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CPAP better than APAP?
#1
Hello everybody,

Take a look at this: http://journal.publications.chestnet.org...id=1085138

Can anybody tell me what is wrong with this study - did they use an inferior APAP model on purpose, in order to get to perform more titration studies? (I can't find the information regarding what model APAP/CPAP was compared) Or - as I believe - has there been quite a bit of improvement in APAP in the past five years or so... ?
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#2
Johan,

Thank you for posting this link! The study is fascinating but I agree that knowledge of the machines used and how they were set up is critical to truly understand the findings.

On this forum, I've seen many cases where people did not respond well to APAP machines set "wide open," or setting of 4 - 20 cmH2O. In general, narrowing the set point range, based on the patient data, improves therapy.

Again, great study. Hopefully it's another baby step to better treatment for all of us!
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#3
This study is WORTHLESS.

The major issue I have with this study is that it was designed from the start with conditions that will automatically favor constant-pressure CPAP over Auto-CPAP (APAP) in the outcomes. Hardly a truly scientific study, IMHO.

Two points that prove the bias of this study against APAP machines:

1) Please note this statement from the article: "In this study, fixed CPAP was set at the level determined during titration study, while APAP was set so as to deliver pressure levels from 4 to 15 cm H2O." The problem with this is that (as jdireton pointed out), these APAP pressure ranges are nearly "wide-open" - meaning that there is a very wide range of pressures where the machine is allowed to operate (spanning 11 cmH2O altogether). It's quite known that Auto-CPAP is MUCH more effective at reducing AHI when the range of pressures is tightened up closer to something like 2 under and 2-3 over the titrated pressure. (in other words, if the patient's titrated pressure was 10, the best APAP pressure range for most patients would be 8-12 or 8-13). By operating in such a wide-open pressure range of 4-15, the study participants are bound to have less effective treatment from APAP. This is a biased baseline point that they should have accounted for, but did not.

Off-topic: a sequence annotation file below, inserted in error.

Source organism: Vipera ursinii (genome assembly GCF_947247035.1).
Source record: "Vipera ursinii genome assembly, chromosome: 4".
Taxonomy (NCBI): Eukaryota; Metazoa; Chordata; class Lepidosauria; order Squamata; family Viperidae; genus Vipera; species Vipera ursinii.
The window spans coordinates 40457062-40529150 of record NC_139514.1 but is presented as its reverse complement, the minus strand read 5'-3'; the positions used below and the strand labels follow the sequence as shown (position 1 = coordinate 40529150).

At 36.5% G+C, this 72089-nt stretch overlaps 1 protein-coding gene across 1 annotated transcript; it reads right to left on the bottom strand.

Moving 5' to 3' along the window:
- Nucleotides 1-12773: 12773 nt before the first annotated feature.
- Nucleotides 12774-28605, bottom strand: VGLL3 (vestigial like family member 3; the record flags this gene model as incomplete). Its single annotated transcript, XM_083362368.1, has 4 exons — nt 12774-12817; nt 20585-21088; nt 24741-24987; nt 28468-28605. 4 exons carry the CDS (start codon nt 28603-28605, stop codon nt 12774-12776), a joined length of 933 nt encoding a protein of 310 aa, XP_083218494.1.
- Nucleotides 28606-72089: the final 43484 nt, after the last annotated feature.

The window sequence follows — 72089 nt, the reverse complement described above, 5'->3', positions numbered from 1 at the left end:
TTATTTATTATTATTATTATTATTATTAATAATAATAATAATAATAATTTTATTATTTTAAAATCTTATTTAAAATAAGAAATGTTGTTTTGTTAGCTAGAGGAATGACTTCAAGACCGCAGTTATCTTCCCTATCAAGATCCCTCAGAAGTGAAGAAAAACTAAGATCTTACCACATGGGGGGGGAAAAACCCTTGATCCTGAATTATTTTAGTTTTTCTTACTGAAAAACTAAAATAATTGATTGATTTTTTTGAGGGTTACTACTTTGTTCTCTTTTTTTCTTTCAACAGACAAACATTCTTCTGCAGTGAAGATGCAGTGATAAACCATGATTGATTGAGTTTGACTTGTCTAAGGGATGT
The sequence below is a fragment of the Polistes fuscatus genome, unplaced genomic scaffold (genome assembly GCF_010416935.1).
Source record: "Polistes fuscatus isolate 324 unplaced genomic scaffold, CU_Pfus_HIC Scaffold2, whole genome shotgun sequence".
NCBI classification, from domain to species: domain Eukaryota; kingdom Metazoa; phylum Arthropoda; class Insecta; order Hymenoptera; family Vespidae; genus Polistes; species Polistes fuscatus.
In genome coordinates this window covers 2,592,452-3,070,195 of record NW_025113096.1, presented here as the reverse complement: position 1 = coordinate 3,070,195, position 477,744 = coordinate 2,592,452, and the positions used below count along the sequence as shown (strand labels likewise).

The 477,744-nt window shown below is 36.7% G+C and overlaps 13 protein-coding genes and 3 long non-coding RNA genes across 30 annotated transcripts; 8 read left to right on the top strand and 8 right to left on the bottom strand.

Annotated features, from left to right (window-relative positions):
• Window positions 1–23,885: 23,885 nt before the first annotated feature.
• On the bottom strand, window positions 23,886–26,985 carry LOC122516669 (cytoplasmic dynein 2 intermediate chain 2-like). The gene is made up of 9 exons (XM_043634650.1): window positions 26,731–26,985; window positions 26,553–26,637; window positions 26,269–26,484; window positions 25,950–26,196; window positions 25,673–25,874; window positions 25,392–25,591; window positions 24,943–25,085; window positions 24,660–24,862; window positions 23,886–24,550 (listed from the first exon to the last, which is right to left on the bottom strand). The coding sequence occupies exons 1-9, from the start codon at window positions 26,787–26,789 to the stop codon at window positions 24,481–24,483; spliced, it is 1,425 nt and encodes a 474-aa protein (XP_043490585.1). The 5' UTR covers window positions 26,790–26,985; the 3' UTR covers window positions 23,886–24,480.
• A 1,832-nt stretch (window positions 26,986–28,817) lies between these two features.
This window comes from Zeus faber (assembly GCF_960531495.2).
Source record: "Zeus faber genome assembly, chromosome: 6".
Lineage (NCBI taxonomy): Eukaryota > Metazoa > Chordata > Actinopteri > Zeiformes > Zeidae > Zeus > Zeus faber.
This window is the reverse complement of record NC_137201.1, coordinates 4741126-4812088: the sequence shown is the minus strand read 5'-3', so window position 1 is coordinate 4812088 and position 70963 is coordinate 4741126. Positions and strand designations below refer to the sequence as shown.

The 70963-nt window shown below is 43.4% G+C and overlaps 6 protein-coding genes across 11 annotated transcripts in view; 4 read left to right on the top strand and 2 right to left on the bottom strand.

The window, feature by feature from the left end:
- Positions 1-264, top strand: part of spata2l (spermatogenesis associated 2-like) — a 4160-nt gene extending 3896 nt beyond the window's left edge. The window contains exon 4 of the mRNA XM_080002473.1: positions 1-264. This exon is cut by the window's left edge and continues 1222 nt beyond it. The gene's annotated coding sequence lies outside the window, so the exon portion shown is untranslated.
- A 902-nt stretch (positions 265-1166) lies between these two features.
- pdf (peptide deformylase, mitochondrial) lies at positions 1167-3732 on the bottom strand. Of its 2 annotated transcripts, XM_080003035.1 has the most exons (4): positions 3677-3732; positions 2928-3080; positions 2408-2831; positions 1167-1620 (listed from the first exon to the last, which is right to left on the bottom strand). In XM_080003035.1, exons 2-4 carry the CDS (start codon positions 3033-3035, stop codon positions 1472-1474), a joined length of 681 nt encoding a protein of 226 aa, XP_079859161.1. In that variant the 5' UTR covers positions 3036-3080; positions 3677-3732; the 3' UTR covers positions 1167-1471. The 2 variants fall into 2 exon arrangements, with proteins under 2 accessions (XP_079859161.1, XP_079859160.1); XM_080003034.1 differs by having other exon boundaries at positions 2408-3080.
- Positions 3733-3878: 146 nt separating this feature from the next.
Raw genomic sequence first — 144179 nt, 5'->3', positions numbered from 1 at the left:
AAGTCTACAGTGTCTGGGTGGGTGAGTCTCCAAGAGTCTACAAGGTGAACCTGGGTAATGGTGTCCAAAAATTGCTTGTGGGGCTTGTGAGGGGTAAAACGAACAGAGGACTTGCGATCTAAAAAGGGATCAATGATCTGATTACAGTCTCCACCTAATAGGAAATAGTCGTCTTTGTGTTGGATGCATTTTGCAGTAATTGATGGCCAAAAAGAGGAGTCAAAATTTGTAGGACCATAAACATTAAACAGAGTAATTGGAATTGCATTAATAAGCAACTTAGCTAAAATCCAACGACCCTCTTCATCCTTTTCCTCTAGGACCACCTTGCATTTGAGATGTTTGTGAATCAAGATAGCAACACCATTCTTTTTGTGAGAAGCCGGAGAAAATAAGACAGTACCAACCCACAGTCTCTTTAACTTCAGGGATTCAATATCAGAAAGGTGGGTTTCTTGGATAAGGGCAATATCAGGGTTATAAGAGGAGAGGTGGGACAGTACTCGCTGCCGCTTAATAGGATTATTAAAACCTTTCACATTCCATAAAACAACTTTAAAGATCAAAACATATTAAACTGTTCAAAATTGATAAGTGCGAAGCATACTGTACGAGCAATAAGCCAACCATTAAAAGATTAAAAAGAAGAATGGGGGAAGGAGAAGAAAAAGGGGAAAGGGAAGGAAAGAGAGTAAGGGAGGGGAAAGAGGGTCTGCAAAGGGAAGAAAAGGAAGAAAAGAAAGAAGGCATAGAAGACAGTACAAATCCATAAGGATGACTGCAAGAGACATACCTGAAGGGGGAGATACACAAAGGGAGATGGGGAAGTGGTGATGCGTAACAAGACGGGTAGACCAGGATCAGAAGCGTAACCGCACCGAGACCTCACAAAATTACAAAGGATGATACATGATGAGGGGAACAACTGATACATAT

2)
In this study, those who used APAPs were given VERY OLD AUTO-CPAP MACHINES. They state for the auto-CPAP patients, they were using a ResMed AutoSet T, which came out in 2001 for goodness sake! The APAP algorithms and technology has improved dramatically since that machine came out 10 years ago! Please note that this article was written in 2007, and even then, the AutoSet T was older technology.

Again, they seemed to intentionally design the study to come to the conclusion that constant-pressure CPAPs were better, but they can only do that by stacking the deck against APAPs, both in pressure ranges and by using older technology.

Sad attempt... and I almost wonder what agenda they have in doing such a biased study. Dont-know
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#4
Hi JohanKarl, Thanks for posting the link to this "study?"
This makes me wonder if enough proffits weren't being made on the sale of "bricks," so, voila, along comes this study, just a thought.
trish6hundred
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#5
From beginning of article:
"However, no data are available on the effects of APAP on cardiovascular risk factors"
From the end of the article:
"Conclusions: Our results suggest that CPAP and APAP, despite significant effects on OSA indexes and symptoms, do not improve cardiovascular risk factors in the same fashion."
That means everything in between is bad science.
As always, YMMV! You do not have to agree or disagree, I am not a professional so my mental meanderings are simply recollections of things from my own life.

PRS1 - Auto - A-Flex x2 - 12.50 - 20 - Humid x2 - Swift FX
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#6
(09-20-2012, 10:37 AM)mjbearit Wrote: "Conclusions: Our results suggest that CPAP and APAP, despite significant effects on OSA indexes and symptoms, do not improve cardiovascular risk factors in the same fashion."
That means everything in between is bad science.

It sounds to me like the conclusion should be "Fixed CPAP properly set by a skilled clinician in a PSG sleep study and titration usually gives better results than an APAP set at 4-15 cmH2O."

Unfortunately, it didn't compare fixed CPAP to optimal use of an APAP, i.e.

1) APAP set by a skilled clinician to a proper pressure range for the patient based on a PSG sleep test and titration, or

2) APAP set by a skilled clinician to an proper pressure range based on apnea and airflow data collected by an APAP machine during actual home usage over a period of time.

They should also throw in:

3) Manual CPAP with the average doctors, sleep labs, study, DME, insurance, and followup care an apnea patient is going to receive.
Get the free SleepyHead software here.
Useful links.
Click here for information on the main alternative to CPAP.
If it's midnight and a DME tells you it's dark outside, go and check it yourself.
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